School’s out – The Human Rights Roundup

1 August 2011 by

The higher courts may have shut for the summer and judges escaped to tropical retreats, but the UK Human Rights Blog rumbles on. Welcome back to the human rights roundup, a regular bulletin of all the law we haven’t quite managed to feature in full blog posts. The full list of links, updated each day, can be found here. You can also find our table of human rights cases here.

by Graeme Hall

In the news:

Legal Aid

The Pink Tape blog picks up on another “teensy glitch” with the Legal Aid, Sentencing and Punishment of Offenders Bill, noting that applicants for non-molestation orders will be disinclined to accept an undertaking from a respondent (“a solemn promise to the court not to behave in a particular way, which is punishable by imprisonment and can stand in the stead of an non-molestation order”), as in doing so, s/he will be disqualified from legal aid entitlement.

However, it is not just the government’s act which presents problems. Writing in the Guardian, Richard Moorhead concludes that “legal aid cuts do not lose votes” and that, in turn, the legal profession’s objections to the cuts need to start to chime with voters. Presently, as intimated from the somewhat provocative title, “Lawyers are their own worst advocates”.

Incapacity and disability

Two interesting posts from The Small Places blog this week regarding the Court of Protection. The first, Authoring our ends, looks at the application by a family to withdraw life-sustaining treatment from ‘M’, currently in a minimally conscious state. This piece takes an expansive look at end-of-life decision-making and is vital reading for anyone interested in the interaction of ethics and law. With the recently announced publication of a Guide to Media Access and Reporting in the family courts, the second post, Access, reporting and judgments in the Court of Protection, highlights that despite over 1200 welfare-related applications to the CoP alone, only 18 judgments are available on Bailii, begging the question: why is such a low proportion being published?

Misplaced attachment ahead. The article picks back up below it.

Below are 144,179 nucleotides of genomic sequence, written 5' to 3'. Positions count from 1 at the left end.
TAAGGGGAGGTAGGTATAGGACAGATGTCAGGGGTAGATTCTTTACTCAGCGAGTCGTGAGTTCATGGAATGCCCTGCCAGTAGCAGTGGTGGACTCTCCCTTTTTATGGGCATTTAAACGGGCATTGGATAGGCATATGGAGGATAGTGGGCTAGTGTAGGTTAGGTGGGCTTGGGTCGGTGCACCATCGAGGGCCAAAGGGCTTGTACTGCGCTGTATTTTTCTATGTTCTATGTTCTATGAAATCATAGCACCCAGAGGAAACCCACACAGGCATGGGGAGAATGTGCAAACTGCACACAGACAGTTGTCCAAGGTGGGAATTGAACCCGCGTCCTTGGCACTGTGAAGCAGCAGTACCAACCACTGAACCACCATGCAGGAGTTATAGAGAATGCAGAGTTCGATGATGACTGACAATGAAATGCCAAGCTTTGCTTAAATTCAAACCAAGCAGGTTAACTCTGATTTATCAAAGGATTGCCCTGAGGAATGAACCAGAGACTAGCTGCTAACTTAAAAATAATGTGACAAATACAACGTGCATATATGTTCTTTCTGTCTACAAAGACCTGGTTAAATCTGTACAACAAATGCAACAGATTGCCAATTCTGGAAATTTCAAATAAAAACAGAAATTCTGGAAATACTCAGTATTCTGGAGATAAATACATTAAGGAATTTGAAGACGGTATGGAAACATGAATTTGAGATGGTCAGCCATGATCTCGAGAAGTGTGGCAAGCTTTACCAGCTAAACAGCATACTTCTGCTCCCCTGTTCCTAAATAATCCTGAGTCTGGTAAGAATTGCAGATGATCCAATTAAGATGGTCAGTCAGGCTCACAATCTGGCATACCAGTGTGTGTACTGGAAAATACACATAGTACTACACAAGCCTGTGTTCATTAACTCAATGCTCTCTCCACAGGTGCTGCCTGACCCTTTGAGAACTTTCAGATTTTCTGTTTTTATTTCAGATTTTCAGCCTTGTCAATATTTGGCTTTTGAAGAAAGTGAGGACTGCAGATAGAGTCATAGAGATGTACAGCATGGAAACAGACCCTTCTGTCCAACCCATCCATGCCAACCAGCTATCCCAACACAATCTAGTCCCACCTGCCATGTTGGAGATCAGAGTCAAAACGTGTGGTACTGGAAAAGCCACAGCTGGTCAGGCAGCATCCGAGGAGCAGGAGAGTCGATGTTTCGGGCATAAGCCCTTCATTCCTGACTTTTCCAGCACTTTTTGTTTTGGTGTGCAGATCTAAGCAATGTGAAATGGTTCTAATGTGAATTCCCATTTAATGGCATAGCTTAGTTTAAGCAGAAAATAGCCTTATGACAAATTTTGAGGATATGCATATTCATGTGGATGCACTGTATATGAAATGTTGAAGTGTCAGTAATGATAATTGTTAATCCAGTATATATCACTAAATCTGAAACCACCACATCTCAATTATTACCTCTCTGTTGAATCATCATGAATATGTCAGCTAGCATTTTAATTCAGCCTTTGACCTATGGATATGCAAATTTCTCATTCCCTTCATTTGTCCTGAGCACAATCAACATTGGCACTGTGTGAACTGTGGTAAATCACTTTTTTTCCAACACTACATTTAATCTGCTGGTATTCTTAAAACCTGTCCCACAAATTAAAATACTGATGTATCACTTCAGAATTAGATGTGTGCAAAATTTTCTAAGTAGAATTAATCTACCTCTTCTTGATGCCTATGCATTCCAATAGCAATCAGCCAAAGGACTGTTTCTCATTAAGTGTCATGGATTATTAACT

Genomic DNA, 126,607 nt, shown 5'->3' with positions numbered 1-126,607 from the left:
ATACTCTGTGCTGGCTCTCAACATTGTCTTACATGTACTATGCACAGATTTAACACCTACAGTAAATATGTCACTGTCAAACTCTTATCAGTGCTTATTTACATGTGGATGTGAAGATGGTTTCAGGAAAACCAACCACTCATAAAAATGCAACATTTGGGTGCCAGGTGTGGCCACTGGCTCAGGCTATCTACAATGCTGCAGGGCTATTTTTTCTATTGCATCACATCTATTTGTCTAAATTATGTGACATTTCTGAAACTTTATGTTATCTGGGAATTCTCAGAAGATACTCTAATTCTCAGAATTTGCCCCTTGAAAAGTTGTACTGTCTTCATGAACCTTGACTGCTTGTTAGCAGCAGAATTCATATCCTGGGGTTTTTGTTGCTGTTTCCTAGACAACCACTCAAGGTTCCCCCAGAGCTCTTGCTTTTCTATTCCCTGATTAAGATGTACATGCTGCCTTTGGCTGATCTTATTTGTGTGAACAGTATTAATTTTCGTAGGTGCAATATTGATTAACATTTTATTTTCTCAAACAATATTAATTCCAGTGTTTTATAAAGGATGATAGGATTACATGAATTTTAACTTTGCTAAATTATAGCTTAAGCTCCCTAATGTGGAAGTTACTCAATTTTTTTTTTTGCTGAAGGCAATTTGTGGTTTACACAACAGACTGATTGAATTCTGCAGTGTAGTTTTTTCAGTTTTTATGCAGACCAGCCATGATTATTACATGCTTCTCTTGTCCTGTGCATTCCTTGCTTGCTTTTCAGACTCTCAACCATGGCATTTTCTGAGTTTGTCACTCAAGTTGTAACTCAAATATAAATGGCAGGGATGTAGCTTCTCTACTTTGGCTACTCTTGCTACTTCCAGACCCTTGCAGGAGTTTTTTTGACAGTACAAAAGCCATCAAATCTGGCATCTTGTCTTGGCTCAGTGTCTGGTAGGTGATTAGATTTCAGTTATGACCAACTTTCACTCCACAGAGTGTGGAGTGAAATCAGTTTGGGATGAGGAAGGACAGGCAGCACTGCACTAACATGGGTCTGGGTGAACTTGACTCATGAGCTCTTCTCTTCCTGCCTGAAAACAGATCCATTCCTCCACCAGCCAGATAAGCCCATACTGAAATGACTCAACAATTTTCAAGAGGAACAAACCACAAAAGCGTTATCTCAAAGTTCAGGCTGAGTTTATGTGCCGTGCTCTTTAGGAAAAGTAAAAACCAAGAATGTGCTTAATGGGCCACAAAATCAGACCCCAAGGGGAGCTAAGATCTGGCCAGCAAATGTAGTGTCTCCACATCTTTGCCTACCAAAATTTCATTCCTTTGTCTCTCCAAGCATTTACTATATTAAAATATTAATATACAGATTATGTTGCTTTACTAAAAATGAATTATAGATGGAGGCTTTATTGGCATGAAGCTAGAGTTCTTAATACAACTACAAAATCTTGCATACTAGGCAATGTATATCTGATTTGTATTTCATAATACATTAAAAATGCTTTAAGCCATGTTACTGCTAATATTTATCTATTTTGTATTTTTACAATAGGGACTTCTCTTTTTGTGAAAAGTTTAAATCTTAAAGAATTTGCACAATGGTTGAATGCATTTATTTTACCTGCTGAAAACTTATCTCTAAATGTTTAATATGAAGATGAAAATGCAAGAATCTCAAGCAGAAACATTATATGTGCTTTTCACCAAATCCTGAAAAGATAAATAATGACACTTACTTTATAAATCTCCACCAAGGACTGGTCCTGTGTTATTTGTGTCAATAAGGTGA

Eilionoir Flynn, writing on the Human Rights in Ireland blog, remarks on two cases currently before the European Court of Human Rights. The first, Gauer v France, concerns the enforced sterilisation of women with mental disabilities. The second, RP and Others v UK, concerns the removal of a child from its mother, with particular emphasis on the role of the Official Solicitor. In both cases capacity, consent and access to courts will be key issues, along with the potential for the European Court to consider the UN Convention on the Rights of Persons with Disabilities.

Whilst on the topic of the European Court, cearta.ie blog reports on the publication of an interesting article regarding one of the court’s more fluid legal tools: the margin of appreciation. Click here for further details.

Immigration

The Law Society Gazette has welcomed the government’s decision to provide legal aid for immigrants suffering domestic violence. The need for such funding is no better highlighted than by the United Kingdom Immigration Law blog’s exposition of APP’s case; an immigrant subjected to domestic violence, let down by the immigration political and legal systems.